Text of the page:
A fair assessment of the Coquitlam Express' 2011-12 season wouldn't be punctuated by frustration, tears or disappointment.
A year that began with management rebuilding the blueline and the team earning a top-four playoff spot by winning 14 more games than the previous season should only be called a huge step forward.
Friday's heartwrenching 4-1 loss to Powell River, which wrapped up the B.C. Hockey League's Coastal Conference semifinal in six games, was a singular blemish on possibly a great platform for things to come.
However, the pain of defeat couldn't be avoided. "We knew coming in (to the series) that it was going to be a real battle, they are a real physical, big team," said an emotional Clinton Atkinson. "Every time they came down the ice they were hammering us and it was tough to deal with. That was their strategy and it worked."
It was an evenly played first period, with tallies by Powell River's Chris Williams and Coquitlam captain Alex Petan coming in quick succession.
The Kings pressed ahead with their physical style and took the lead when Evan Richardson cashed in a three-on-two break early in the middle frame.
Searching for the equalizer, the Express had two glorious scoring opportunities - by Brad Shaw and Cody Michelle - turned aside by Powell River netminder Sean Maguire late in the period.
Midway through the third, Teal Burns converted a powerplay chance to give Powell River a two-goal lead. Then, with a late powerplay chance and netminder Cole Huggins on the bench for an extra attacker, the Express attempted to close the gap but instead turned over the puck for Daniel Schuler's empty net marker to end the comeback hopes.
"The last five minutes we were getting pretty emotional on the bench," said Atkinson. "We weren't getting frustrated, but we were almost getting worried. Just having a young team puts a lot of pressure on a lot of guys. I know we didn't give up at all. I think we're pretty proud of that."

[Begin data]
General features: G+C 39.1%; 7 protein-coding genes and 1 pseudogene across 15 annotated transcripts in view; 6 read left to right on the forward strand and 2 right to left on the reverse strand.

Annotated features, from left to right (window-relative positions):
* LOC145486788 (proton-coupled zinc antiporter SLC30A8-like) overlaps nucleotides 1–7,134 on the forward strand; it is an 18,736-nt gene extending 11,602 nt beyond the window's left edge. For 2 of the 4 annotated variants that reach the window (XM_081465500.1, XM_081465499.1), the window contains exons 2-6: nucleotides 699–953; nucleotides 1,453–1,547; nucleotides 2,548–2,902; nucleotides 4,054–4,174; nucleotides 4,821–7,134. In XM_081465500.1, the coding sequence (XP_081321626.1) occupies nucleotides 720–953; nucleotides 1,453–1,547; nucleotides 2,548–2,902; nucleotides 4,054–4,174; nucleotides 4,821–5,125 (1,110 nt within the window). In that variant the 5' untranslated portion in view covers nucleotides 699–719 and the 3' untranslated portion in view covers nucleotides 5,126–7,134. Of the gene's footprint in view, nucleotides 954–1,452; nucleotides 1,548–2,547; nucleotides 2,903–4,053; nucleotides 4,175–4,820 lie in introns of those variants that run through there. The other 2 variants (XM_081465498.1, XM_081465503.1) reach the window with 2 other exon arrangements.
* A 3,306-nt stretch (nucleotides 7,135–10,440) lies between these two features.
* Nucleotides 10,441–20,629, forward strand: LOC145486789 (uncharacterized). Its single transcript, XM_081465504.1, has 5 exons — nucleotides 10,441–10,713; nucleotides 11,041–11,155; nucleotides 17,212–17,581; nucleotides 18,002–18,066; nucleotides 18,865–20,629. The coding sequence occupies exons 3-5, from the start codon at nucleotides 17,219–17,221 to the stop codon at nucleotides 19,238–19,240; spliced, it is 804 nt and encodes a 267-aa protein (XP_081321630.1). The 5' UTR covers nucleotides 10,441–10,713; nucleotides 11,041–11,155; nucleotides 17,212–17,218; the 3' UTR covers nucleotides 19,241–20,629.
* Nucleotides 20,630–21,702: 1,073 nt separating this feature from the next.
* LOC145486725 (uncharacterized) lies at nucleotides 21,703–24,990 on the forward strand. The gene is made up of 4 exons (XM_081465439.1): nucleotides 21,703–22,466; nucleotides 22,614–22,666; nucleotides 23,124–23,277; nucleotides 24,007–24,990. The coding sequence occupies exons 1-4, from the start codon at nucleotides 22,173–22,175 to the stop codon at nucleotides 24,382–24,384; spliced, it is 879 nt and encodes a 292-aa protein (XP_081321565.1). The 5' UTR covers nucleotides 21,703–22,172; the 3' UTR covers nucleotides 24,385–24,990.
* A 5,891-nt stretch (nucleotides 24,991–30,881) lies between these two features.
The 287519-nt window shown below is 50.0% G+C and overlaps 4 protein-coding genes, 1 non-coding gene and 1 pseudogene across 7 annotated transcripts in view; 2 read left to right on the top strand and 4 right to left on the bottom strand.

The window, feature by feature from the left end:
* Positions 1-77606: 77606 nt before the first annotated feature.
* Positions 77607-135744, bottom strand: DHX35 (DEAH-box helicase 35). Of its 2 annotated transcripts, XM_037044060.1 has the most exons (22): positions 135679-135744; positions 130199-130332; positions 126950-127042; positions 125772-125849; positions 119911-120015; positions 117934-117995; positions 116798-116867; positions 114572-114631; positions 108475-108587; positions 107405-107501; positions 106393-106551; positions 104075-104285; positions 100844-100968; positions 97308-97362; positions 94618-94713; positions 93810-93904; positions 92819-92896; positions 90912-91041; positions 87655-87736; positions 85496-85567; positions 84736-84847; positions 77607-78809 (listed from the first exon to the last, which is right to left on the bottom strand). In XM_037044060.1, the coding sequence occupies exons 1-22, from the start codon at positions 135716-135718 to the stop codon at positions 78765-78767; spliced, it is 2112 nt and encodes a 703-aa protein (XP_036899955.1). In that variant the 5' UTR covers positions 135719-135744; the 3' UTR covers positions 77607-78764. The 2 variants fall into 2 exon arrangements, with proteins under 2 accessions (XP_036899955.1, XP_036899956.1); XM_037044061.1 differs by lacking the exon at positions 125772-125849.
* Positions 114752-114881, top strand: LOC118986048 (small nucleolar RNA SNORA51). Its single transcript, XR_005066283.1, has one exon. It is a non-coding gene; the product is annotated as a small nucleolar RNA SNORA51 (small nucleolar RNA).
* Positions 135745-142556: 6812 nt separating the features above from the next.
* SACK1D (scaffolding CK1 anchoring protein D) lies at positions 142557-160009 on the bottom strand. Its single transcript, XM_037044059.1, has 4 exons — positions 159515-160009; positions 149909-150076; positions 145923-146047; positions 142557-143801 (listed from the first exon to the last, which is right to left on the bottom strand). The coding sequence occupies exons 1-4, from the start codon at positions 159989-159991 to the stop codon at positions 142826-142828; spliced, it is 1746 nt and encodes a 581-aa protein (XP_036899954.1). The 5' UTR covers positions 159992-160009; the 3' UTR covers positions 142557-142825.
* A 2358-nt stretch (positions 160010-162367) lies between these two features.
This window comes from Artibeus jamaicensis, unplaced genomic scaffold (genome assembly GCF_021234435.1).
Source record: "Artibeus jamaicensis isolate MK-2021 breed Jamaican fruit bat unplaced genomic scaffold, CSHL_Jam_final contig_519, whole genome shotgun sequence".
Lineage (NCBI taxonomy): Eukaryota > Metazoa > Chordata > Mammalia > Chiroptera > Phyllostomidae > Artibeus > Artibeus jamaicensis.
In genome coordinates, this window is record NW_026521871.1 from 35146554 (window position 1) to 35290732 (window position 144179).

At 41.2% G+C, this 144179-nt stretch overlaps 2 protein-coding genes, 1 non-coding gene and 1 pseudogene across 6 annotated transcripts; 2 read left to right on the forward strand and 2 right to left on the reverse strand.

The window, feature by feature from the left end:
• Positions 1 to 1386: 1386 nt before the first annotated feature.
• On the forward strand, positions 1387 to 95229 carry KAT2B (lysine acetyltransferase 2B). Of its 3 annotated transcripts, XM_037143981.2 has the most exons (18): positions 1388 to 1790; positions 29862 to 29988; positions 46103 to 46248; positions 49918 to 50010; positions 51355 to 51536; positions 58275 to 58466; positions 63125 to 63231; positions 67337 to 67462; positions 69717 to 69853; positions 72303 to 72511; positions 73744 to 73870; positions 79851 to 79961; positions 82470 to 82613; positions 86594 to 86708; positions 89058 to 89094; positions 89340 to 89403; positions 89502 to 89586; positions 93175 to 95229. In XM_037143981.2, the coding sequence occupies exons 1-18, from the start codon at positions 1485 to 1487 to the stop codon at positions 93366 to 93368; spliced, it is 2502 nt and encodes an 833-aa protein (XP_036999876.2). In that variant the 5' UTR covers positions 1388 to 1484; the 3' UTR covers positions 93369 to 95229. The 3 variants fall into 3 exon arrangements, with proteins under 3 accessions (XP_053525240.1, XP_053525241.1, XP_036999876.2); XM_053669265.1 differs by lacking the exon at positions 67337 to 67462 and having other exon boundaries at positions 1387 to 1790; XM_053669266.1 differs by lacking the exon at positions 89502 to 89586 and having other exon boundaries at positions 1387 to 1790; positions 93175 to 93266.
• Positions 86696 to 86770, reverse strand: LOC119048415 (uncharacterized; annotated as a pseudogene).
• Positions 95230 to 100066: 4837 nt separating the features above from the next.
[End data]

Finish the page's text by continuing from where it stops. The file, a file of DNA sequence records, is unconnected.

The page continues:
Head coach Jon Calvano was unavailable for comment, having to catch a flight to Toronto immediately after the game for his grandmother's funeral. In his stead, assistant coach Grant Kerr said the players had no reason to hang their heads after the loss.
"We gave it everything we had, we had four to five guys out every game with injuries and the guys got worn down by the end," remarked Kerr. "In the third period, down by two we had two or three great chances and their goaltender came up big for them."
A day earlier with the series deadlocked at two wins apiece, Coquitlam struck a 2-0 advantage on tallies by Alexander Kerfoot and John Siemer. However, the more veteran Kings stormed back with three unanswered goals and a 36-save performance from backup netminder Jonah Imoo to win 3-2 and put the Express on their heels.
"We kind of shot ourselves in the foot and made a couple of mistakes, but that's hockey. Mistakes happen. They capitalized and we didn't. It was a long trip home," said Kerr.
For 20-year-old veterans Nicholas Wong, Rajan Sidhu (injured), Atkinson and 19year-old Petan, who is off to Michigan Tech on a scholarship, Friday's loss closes the book on their junior A careers.
"It's a great group of guys and I'll probably be friends with a lot of them for the rest of my life, which is pretty cool," said Atkinson, who led all defenceman in scoring in the Coastal Conference. "Alex Petan getting a scholarship, being part of that and helping him achieve that is awesome. Hopefully Alexander Kerfoot can get drafted (in the 2012 NHL Entry Draft), it will be cool to be part of that.
"Everybody in the dressing room was a core contributor, everybody is happy to be part of helping another guy move on to the next level."
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